What is 'Tax Deferred'

Tax-deferred status refers to investment earnings such as interest, dividends, or capital gains which accumulate tax-free until the investor takes constructive receipt of the profits. The most common types of tax-deferred investments include individual retirement accounts (IRAs) and deferred annuities. 

BREAKING DOWN 'Tax Deferred'

An investor benefits from the tax-free growth of earnings with tax-deferred investments. For investments held until retirement, the tax savings is substantial. At retirement, the retiree will likely be in a lower tax bracket, and no longer subject to premature tax and product withdrawal penalties. Investing in qualified products, such as IRAs, allows participants to claim some or all of their contributions as a deduction on their tax return. The benefit of declaring deductions in current years and incurring lower taxation in later years makes tax-deferred investments attractive.

Qualified Tax-Deferred Vehicles

A 401(k) plan is a tax-qualified defined contribution account offered by employers to help grow employees’ retirement savings. Companies employ a third-party administrator (TPA) to manage contributions which are deducted from employee earnings. Employees choose to invest these contributions among various options, such as equity funds, company stock, money-market equivalents, or fixed-rate options. Contributions to qualified savings plans, such as 401(k) accounts, are made on a pre-tax basis, reducing taxable income received by the employee, which typically equates to a lower tax liability.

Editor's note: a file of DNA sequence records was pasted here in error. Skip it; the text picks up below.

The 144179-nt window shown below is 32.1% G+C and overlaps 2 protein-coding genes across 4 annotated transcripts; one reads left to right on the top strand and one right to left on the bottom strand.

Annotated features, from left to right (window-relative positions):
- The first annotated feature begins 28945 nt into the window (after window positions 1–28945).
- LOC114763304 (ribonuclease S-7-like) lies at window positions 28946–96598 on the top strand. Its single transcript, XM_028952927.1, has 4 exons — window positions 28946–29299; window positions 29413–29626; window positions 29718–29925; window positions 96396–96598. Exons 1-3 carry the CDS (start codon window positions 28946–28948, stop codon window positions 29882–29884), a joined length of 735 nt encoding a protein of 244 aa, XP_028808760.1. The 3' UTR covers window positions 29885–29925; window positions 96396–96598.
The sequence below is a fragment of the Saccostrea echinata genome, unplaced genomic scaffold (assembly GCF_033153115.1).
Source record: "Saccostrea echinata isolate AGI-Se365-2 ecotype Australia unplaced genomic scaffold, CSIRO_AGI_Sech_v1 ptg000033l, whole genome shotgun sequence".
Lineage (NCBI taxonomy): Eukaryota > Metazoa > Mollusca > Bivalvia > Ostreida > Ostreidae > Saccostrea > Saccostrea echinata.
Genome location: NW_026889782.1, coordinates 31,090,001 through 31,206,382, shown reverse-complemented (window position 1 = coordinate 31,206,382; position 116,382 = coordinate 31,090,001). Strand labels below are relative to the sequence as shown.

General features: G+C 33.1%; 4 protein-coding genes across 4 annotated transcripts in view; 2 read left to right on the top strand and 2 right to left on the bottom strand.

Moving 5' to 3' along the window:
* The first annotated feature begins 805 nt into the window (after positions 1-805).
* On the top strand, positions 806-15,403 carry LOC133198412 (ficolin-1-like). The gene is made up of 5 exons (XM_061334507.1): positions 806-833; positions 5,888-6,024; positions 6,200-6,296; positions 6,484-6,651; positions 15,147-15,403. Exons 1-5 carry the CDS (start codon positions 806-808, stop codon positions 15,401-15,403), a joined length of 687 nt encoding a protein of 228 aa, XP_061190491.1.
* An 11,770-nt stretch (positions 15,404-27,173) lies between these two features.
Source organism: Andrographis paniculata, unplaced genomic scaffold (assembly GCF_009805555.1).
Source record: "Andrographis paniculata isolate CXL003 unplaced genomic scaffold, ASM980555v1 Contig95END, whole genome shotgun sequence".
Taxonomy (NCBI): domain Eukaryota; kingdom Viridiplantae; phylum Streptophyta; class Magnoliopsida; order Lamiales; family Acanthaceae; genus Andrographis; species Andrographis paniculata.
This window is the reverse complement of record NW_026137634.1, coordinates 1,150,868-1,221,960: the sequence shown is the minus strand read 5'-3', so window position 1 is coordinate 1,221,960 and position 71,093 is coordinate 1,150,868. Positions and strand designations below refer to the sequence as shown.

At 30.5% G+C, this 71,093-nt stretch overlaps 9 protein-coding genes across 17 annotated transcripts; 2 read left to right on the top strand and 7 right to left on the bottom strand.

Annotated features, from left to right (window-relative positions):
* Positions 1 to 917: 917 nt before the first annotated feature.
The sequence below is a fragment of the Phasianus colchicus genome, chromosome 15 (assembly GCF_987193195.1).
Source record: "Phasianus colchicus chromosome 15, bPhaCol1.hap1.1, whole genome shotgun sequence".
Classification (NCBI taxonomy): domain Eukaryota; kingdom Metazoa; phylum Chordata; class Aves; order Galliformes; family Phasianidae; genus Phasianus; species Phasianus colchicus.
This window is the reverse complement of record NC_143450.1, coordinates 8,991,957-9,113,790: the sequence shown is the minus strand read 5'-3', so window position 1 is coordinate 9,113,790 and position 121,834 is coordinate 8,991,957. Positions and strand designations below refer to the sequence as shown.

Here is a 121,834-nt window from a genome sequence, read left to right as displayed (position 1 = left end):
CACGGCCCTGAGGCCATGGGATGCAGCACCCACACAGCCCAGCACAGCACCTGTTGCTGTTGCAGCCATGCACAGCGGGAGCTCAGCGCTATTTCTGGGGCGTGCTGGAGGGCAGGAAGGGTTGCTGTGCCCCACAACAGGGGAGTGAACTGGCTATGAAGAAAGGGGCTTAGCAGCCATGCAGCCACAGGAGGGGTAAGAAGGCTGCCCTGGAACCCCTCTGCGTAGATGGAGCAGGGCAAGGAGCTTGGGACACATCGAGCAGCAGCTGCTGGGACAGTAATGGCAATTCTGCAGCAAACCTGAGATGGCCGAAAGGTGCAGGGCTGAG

Distributions from qualified plans are taxable as ordinary income if the owner is under the age of 59.5. The IRS may assess a 10% premature withdrawal penalty. Tax-deferral and employer dollar-matching provisions encourage employees to set aside wages for retirement savings.

Nonqualified Tax-Deferred Vehicles

Because contributions to a nonqualified plan are from post-tax income, they do not reduce taxable income. However, if tax-deferred, the earnings may accumulate tax-free. The contributions establish a cost basis, for interest calculations. 

On distribution, only the earnings are taxable. Hence the name, deferred annuities. Deferred annuities are attractive insurance products which embrace the benefits of tax deferral. Qualified retirement plans such as traditional IRAs limit annual contribution amounts to $5,500, or $6,500 if age 50 or older. However, many annuities and other nonqualified tax-deferred products do not restrict contribution amounts.

  1. Deferred Account

    A deferred account postpones tax liabilities until a future date.
  2. Additional Voluntary Contribution ...

    An additional voluntary contribution is an extra allocation of ...
  3. Matching Contribution

    A matching contribution is a type of contribution an employer ...
  4. Pretax Contribution

    A pre-tax contribution is any contribution made to a designated ...
  5. Tax-Sheltered Annuity

    A tax-sheltered annuity (TSA) allows an employee to make contributions ...
  6. Non-Qualified Plan

    A non-qualified plan is a tax-deferred, employer-sponsored retirement ...
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